The Montgomery sit-in was largely the work of students from Alabama State College (now University), an all-black, publicly funded school founded in 1867. Fearing that student leaders would organize the campus for widespread protest, Alabama governor John Patterson demanded that the state college’s president identify and expel any student involved, and he threatened to remove the school’s public funding. City leaders denounced the protest, blaming “outside forces” and promising to “preserve the time-honored traditions and customs of the South.” On Saturday violence spread to the streets. White men, carrying “small baseball bats concealed in paper sacks,” patrolled Dexter Avenue, ensuring that the city’s department stores and lunch counters remained segregated. One African American woman was assaulted after “bumping” a white pedestrian, and local authorities scrambled to restore order. Alabama State students assembled at First Baptist Church, the pulpit of Rev. Ralph Abernathy, a veteran of the bus boycott. Abernathy cautioned the students to avoid downtown Montgomery where “a real state of terror had developed.” They filed a petition with Governor Patterson, protesting the planned expulsion and warning that “we shall not yield our rights…without an extreme effort to retain them.”
By Sunday protests temporarily cooled. The Montgomery Advertiser warned citizens to avoid the acts of a “small, aggressive minority” and chastised the students for “idly and absurdly playing follow the leader.” However, the demonstrations occurring in Montgomery, in Nashville, in Chattanooga, and across the South presaged the coming storm. From Montgomery, sit-ins spread to other Alabama cities, particularly Birmingham, and remained an integral weapon in the fight for civil rights. Sit-ins gave politically minded students an opportunity to combat the South’s pervasive social inequality, yet as events in Montgomery soon proved, the protests also created a visible target for the growing resistance to civil rights activism.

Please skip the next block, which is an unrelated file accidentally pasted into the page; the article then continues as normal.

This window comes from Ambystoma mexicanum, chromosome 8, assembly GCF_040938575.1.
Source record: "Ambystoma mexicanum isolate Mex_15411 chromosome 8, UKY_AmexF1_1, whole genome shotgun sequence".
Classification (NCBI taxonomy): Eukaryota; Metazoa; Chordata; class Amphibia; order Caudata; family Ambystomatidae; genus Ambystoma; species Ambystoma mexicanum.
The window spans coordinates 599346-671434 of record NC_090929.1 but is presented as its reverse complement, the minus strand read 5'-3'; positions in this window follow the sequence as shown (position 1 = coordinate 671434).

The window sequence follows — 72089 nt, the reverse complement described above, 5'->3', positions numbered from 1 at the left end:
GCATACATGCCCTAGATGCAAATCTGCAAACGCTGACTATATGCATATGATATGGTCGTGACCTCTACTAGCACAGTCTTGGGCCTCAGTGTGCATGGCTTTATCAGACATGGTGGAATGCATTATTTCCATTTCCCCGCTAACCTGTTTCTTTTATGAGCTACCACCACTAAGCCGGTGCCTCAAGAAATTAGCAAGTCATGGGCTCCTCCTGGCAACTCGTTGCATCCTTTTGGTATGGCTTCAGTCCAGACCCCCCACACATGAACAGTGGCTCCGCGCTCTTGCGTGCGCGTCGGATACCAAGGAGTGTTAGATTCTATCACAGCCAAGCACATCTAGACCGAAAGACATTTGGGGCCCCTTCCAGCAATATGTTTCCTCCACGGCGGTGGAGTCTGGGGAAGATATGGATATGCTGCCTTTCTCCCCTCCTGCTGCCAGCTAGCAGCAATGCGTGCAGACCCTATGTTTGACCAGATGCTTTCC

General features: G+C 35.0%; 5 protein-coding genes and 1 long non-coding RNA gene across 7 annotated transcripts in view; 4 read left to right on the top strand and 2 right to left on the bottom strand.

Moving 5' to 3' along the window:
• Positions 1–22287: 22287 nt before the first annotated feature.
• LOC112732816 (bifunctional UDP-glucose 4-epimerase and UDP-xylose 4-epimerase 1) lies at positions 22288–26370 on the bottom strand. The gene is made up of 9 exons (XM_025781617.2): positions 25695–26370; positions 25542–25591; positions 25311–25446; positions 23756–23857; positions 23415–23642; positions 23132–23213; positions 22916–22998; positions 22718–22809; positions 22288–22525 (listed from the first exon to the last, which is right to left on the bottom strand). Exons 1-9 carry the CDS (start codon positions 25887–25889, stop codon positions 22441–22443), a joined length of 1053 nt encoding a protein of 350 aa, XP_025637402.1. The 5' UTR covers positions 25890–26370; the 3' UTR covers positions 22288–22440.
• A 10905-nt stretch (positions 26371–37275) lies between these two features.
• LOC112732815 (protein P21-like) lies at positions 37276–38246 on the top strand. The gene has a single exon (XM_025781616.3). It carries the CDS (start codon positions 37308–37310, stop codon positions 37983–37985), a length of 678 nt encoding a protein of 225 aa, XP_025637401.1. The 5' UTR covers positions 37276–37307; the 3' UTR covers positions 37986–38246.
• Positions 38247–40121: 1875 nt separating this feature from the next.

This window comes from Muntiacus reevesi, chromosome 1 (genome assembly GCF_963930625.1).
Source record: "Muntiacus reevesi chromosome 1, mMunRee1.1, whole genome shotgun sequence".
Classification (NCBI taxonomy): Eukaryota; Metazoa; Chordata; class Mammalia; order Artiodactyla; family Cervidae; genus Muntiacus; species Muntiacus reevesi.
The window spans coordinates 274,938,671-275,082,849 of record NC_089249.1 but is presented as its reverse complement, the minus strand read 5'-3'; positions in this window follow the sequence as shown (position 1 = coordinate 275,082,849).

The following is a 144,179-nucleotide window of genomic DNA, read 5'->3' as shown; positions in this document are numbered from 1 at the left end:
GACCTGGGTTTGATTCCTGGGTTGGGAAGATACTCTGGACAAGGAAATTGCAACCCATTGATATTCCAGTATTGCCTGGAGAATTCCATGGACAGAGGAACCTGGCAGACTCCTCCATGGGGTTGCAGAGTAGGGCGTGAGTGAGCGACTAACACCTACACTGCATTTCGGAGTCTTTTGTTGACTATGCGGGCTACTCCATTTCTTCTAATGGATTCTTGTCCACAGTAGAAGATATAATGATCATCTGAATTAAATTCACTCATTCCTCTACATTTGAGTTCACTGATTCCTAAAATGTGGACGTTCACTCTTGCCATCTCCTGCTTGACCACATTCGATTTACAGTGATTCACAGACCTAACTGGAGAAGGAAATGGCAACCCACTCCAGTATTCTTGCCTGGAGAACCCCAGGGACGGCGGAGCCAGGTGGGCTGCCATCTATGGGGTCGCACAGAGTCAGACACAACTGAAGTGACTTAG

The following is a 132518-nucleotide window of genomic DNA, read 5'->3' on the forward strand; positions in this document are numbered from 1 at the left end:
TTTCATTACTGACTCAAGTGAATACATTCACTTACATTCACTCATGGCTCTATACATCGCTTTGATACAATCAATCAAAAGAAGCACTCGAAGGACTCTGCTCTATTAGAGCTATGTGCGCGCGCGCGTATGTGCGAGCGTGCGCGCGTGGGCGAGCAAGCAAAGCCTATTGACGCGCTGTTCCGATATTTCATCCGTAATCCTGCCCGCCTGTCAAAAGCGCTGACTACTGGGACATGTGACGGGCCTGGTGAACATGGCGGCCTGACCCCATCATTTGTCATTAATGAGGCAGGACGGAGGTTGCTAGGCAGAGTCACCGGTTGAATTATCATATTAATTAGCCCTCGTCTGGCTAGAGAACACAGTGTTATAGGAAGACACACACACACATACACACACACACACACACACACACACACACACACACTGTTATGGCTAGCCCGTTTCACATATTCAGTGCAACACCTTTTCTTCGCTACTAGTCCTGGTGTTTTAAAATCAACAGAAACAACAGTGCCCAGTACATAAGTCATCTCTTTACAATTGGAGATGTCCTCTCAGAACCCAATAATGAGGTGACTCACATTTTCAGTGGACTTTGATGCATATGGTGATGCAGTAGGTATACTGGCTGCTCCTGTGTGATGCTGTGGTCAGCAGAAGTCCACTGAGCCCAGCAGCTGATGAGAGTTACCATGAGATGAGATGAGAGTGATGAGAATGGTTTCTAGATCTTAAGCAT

By “sitting-in” at the Montgomery Courthouse, the students of Alabama State helped to usher in a new phase of the civil rights movement. African Americans across the South had long protested racial discrimination in public spaces, but until the 1950s, their actions were sporadic and disorganized. Beginning in 1955 those disparate acts of protest coalesced in Montgomery where the African American community, led by Martin Luther King Jr., boycotted the city’s public bus system. In 1956 the Supreme Court struck down the city’s segregation laws, and the boycott’s leaders formed the Southern Christian Leadership Conference (SCLC) in 1957 to maintain the momentum won on the streets of Alabama’s capital. However, as King and the SCLC focused on raising money and garnering support, the movement lagged. Thus, when sit-ins rocked southern cities and towns in early 1960, the students re-energized the struggle for civil rights. Their determination encouraged activists young and old, black and white, to organize in order to claim equal rights for all Americans.